Best Motorcycle Touring Tires for Going Further
Tires that never get tired
Pity the poor fool who’s got nothing to do for a week or two but roll around on his motorcycle – no job, no cares, no particular place to be. And if you’re fortunate enough to have all those things working in your favor, chances are you’re carrying around quite a bit of loot in the saddlebags and trunk of your Goldwing, Ultra Glide or big BMW K-bike – possibly even an accomplice. What you want on all of those bikes are tires that stick to the pavement, wet or dry, upright or dragging peg, carry a heavy load safely, and preferably wear like iron. Is that too much to ask?
Table of Contents
1. Avon Cobra Chrome
The Cobra Chrome builds upon Avon’s previous Cobra tires, offering a new tread pattern with a 5% larger contact patch for better grip. Avon also claims the Cobra Chrome’s compound offers 10% longer tread life than the previous tires. Like its predecessor, the Cobra Chrome features a snakeskin pattern for a bespoke look.
Avon offers a wide selection of tire sizes, with some available with white sidewalls.
2. Bridgestone Exedra Max
When I think touring, I think Goldwing, and when I think Goldwing, I think of the tires Honda has been shipping them with since 2012. The latest GL1800 handles like something an 800-pound motorcycle has no right to handle like, and even guys who use all that bike’s torque all the time report getting around 10,000 miles out of one of these rear Bridgestones, much more out of a front. Many GW riders like these so much they go right back to a fresh pair of Exedras time after time.
3. Continental ContiTour
Conti is another fine German brand, a company that builds everything from tires to electronic sensors, like the IMUs that now control high-end sportbikes. The Conti Tours, though, are all about slightly more sedate touring on big American-style cruisers, though they’re also available in fitments for Gold Wings and heavy BMW tourers. “Mileage Plus Technology” and that solid tread around the rear’s centerline are designed to significantly extend these tires’ lifespan.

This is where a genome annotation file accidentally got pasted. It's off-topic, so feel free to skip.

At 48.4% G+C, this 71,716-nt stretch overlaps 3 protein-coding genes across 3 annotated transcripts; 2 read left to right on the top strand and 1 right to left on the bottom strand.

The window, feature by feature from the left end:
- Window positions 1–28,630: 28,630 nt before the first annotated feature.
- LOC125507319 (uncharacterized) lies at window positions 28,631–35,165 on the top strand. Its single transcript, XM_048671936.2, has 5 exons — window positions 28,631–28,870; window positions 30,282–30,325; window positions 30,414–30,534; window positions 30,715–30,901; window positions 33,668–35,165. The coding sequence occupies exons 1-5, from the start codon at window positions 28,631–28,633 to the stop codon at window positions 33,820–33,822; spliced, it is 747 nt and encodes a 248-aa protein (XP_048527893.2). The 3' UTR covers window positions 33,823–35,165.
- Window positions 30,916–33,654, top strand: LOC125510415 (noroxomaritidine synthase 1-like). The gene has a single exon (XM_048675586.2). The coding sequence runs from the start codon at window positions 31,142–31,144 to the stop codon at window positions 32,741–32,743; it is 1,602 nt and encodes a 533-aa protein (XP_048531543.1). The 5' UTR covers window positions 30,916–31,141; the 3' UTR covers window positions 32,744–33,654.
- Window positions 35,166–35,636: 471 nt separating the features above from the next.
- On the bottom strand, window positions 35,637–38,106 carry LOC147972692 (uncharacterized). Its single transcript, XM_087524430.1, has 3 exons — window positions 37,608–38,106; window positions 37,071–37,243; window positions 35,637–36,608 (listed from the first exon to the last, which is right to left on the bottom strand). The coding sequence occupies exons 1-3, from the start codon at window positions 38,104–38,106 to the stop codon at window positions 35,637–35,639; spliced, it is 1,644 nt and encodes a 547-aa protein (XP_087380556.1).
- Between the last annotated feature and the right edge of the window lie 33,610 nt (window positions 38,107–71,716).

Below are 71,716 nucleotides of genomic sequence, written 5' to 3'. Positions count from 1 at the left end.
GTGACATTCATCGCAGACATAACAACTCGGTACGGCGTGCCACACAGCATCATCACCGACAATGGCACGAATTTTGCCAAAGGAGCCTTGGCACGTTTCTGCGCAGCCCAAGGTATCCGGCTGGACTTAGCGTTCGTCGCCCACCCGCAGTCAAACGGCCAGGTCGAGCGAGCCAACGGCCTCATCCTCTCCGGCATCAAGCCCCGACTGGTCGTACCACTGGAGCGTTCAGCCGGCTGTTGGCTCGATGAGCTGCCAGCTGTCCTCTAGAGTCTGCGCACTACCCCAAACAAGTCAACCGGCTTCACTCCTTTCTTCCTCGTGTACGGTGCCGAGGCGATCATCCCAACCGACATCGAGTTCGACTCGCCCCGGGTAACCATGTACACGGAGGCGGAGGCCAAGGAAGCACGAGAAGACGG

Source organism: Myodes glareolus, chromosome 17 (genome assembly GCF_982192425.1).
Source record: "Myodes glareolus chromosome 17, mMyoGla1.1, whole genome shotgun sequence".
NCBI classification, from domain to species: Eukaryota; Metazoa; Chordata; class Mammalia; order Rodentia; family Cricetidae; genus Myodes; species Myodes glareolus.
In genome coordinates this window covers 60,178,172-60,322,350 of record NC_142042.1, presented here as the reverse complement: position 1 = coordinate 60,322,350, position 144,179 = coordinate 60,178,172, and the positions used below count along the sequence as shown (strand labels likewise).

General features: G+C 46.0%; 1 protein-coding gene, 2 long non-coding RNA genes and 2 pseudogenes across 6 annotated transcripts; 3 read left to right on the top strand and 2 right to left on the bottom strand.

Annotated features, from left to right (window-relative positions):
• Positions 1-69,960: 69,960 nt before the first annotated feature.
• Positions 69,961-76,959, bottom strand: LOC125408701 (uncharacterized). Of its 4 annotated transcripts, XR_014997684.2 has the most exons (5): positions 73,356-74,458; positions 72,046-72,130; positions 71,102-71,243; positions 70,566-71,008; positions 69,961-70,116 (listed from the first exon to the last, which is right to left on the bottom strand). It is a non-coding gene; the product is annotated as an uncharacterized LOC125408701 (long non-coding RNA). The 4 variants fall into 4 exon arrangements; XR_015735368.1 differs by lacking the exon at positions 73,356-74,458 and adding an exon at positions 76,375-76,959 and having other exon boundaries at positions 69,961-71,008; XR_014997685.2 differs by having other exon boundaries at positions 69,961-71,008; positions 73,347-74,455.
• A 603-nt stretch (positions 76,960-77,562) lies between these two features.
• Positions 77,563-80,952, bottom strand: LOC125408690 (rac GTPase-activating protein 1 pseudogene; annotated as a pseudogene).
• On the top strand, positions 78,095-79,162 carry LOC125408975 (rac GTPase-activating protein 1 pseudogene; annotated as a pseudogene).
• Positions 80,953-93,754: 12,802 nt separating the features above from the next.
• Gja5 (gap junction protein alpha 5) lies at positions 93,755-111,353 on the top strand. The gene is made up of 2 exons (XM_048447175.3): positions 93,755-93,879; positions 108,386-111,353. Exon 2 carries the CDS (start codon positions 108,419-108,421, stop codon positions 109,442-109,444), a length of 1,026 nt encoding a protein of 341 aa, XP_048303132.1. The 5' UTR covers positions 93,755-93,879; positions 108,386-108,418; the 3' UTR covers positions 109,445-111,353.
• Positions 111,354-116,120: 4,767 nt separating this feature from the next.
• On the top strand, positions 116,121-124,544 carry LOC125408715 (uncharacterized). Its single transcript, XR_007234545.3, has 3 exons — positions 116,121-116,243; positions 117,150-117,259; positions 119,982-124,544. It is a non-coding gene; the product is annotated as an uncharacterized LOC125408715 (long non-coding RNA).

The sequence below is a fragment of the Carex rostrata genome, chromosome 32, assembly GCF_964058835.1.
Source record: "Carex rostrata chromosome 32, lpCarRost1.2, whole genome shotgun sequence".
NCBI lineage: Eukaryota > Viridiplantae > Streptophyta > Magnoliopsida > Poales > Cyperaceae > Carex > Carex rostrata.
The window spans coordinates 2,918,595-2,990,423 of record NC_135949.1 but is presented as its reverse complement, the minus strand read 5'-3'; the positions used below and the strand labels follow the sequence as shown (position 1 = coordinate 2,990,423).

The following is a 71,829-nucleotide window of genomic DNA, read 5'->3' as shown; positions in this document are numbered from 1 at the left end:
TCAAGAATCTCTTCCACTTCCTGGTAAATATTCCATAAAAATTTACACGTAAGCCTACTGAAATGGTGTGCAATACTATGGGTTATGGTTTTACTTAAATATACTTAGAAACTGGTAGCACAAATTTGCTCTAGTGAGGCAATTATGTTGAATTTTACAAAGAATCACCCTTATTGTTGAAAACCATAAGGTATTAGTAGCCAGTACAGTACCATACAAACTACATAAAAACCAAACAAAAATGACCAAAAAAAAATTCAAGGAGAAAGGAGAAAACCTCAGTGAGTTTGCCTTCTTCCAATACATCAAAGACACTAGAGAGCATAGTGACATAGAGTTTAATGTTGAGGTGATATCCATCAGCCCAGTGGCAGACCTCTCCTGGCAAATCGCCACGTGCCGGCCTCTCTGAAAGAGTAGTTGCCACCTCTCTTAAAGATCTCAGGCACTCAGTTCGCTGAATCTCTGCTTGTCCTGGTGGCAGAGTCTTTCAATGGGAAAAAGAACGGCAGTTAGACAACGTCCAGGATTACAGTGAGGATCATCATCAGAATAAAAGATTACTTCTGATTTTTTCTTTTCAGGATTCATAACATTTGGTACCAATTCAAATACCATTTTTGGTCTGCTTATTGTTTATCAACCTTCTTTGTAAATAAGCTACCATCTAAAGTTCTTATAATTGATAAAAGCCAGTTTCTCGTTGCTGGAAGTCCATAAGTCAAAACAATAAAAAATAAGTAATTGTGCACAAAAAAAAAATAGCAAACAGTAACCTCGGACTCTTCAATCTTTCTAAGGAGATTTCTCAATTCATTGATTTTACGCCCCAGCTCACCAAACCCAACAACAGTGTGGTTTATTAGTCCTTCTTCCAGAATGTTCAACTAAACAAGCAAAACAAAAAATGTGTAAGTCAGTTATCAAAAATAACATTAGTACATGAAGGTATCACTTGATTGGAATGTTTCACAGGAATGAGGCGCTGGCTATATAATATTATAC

4. Dunlop Elite 4
Dunlop’s best touring tires would be its Elite 4, available in all kinds of sizes to fit hundreds of heavyweight bikes and cruisers including the aforementioned GoldWing. And its American Elite is optimized for big American V-Twins. Multi Tread tech in the rear, meaning a harder center and softer sides, are said to provide high mileage and great grip, and Dunlop’s proud of the fact that these tires wear evenly from new to almost used-up. That computer-designed tread pattern is also superb for channeling water away and maintaining traction in the wet.
5. Metzeler ME 888 Marathon Ultra
High-tech rubber from the Germans for all heavy touring rigs and big cruisers. Naturally, these are claimed to offer excellent water dispersal, with a deep tread pattern for excellent wet-weather handling along with an even-wearing lifespan. These are also engineered for a quiet, comfortable ride, and if you feel the need, they’re available in a wide whitewall.